Opening the Door 

 In Mind/Body
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Acknowledging Vulnerability Is a Powerful Tool for Building Resilience 

AMY CHADWICK, ND 

Vulnerability is an inherent aspect of being alive. As such, vulnerability has a purpose. When needs are heard, acknowledged, shared, and met with compassion, vulnerability engenders resilience. And resilience favors well-being of body and mind. 

Unfortunately, vulnerability is often associated with weakness. This association diminishes the resilience building potential of being intimate with vulnerability and can even cause further harm. Being vulnerable and acknowledging one’s needs can be difficult. Accepting the vulnerability of others can also be difficult. The doctor-patient relationship is a fertile space for exploring this uncomfortable edge of our humanity. It often invites us as healers to acknowledge our own relationship with vulnerability as we invite the sharing of experiences, create the space to discuss pain, trauma, or fear, and work in collaboration with our patients to find ways to meet the needs they express. 

The following is an exploration of the powerful relationship between vulnerability and its impacts on cultivating physiologic and mental/emotional resilience, including a recent case study. It is my intention that time spent considering this topic will invite curiosity and allow for a more powerful engagement of practitioners and patients in the healing process. 

Resilience 

Resilience is defined by Rachel Yehuda as a “reintegration of self that includes a conscious effort to move forward in an insightful, integrative, positive manner as a result of lessons learned from an adverse experience.”1 Yehuda, an expert in trauma recovery, recognizes that resilience exists even while diagnoses, symptoms, and challenges remain. A person with posttraumatic stress disorder may have extreme moments of panic during a traumatic memory, yet they can still be simultaneously resilient. Dr Catherine Painter-Brick, who directs the Program on Conflict, Resilience, and Health at Yale University, defines resiliency as a “process to harness resources to sustain well-being.”1 Resilience, as a means for sustained well-being, is much broader than the absence of pathology. Resilience, as a process, necessitates listening to what people have to say about their everyday lives, what goals are important to them, what they are already doing, what resources they have available, and what well-being means to them. As needs are acknowledged and met, from the most basic physical needs of food, shelter, and physical safety to more abstract needs like self-actualization and creative expression, there is greater capacity for meeting adaptive demands.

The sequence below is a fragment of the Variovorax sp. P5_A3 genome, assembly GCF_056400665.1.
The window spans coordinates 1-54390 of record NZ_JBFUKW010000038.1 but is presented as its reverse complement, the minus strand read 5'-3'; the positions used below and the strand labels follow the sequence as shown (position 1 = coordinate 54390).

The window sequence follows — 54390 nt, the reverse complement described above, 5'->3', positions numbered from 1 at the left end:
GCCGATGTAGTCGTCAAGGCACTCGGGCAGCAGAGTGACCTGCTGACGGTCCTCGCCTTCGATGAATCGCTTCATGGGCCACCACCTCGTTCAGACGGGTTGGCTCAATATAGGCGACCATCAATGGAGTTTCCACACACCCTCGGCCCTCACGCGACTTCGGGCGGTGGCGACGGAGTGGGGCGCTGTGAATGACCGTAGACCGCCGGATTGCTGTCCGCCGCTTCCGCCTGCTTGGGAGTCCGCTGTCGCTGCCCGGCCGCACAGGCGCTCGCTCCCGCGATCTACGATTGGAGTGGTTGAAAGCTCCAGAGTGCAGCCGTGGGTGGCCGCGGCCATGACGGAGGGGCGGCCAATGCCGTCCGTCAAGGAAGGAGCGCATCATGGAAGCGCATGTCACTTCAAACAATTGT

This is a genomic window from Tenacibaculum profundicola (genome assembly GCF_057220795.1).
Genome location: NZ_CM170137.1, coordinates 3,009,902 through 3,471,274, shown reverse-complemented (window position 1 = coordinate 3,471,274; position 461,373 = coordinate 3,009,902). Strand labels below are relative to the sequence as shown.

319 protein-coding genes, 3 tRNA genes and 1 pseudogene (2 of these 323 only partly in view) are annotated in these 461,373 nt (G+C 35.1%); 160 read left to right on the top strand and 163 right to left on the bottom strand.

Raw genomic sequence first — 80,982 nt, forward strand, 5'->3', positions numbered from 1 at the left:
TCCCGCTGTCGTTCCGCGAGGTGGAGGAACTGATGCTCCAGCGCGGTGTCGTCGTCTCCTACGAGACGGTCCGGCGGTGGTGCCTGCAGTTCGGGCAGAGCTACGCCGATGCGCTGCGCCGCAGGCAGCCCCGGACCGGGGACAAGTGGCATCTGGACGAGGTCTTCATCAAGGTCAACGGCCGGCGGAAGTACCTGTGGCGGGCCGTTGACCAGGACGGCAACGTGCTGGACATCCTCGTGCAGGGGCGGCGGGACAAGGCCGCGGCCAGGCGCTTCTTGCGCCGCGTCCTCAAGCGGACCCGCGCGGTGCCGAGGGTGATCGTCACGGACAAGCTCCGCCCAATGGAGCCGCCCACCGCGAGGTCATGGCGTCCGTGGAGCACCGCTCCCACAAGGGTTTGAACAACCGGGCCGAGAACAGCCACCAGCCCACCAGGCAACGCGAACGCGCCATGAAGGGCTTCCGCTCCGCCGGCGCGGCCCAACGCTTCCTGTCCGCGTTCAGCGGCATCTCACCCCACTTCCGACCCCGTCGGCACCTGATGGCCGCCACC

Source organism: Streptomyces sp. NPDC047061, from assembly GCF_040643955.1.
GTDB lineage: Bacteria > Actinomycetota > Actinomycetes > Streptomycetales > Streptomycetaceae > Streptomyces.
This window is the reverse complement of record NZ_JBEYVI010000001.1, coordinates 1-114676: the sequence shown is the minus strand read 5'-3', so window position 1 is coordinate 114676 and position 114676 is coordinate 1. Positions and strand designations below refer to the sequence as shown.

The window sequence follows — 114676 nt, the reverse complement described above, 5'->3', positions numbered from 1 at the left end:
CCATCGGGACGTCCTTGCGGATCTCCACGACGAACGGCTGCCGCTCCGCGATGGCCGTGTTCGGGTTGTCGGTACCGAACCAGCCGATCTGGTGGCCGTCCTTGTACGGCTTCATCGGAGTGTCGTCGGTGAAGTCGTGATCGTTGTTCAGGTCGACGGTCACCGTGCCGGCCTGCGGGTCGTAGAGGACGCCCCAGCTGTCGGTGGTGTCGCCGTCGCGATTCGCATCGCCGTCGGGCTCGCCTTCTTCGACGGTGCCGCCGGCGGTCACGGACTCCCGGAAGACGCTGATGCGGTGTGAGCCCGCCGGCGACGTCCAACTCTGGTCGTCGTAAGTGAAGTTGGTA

Risk and Reward 

The state of being vulnerable is like a double-edged sword. Along with its potential for growth, connection, and healing, it is also a state of increased susceptibility to physical or emotional harms. As such, vulnerability can elicit protective responses: defend, attack, avoid, freeze. Interestingly, from a physiologic standpoint, our bodies have immense capacity for tolerance – even in the face of continual risk. Mentally, emotionally, and physically, we have mechanisms for sustaining well-being and engaging in daily activities despite potential harm. We eat, we drive, we wield sharp objects, we build fires, we interact with other people. Every one of these, and pretty much everything else we do, carries some risk to the innate vulnerability of the human body and psyche. Our ability to do these things is not simply based on a balancing act of risk versus reward. It is predicated on resilience. Resilience is both the gift of vulnerability – when needs are acknowledged and met – and the process through which we engage with life despite our vulnerability. Vulnerability invites us to receive support from life, including one another. And in this state of co-creation, of need and response, of giving and receiving, resilience is cultivated. We receive pleasure, beauty, connection and physical, mental, and emotional support. Physiologically, our endorphin bank is filled, giving us the flexibility for greater adaptive responses and efficient healing. 

Even in the face of inherent vulnerability, our bodies are programmed for tolerance and resilience. The immune system is an excellent example, engaging in tolerance most of the time with only the occasional solicited response to a perceived threat. Immune tolerance is cultivated through the very mechanisms that also bring risk: eating, touch, intimacy. A balanced autonomic nervous system (ANS) and healthy endorphin activity, nourished through sensory beauty, pleasure, and a sense of safety, favor well-being over exaggerated reactivity. Through an intimate relationship with vulnerability, and acknowledging with compassion our unique needs, we can receive support and build trust. A sense of safety becomes the default. And in such a state of safety, the ANS has greater flexibility.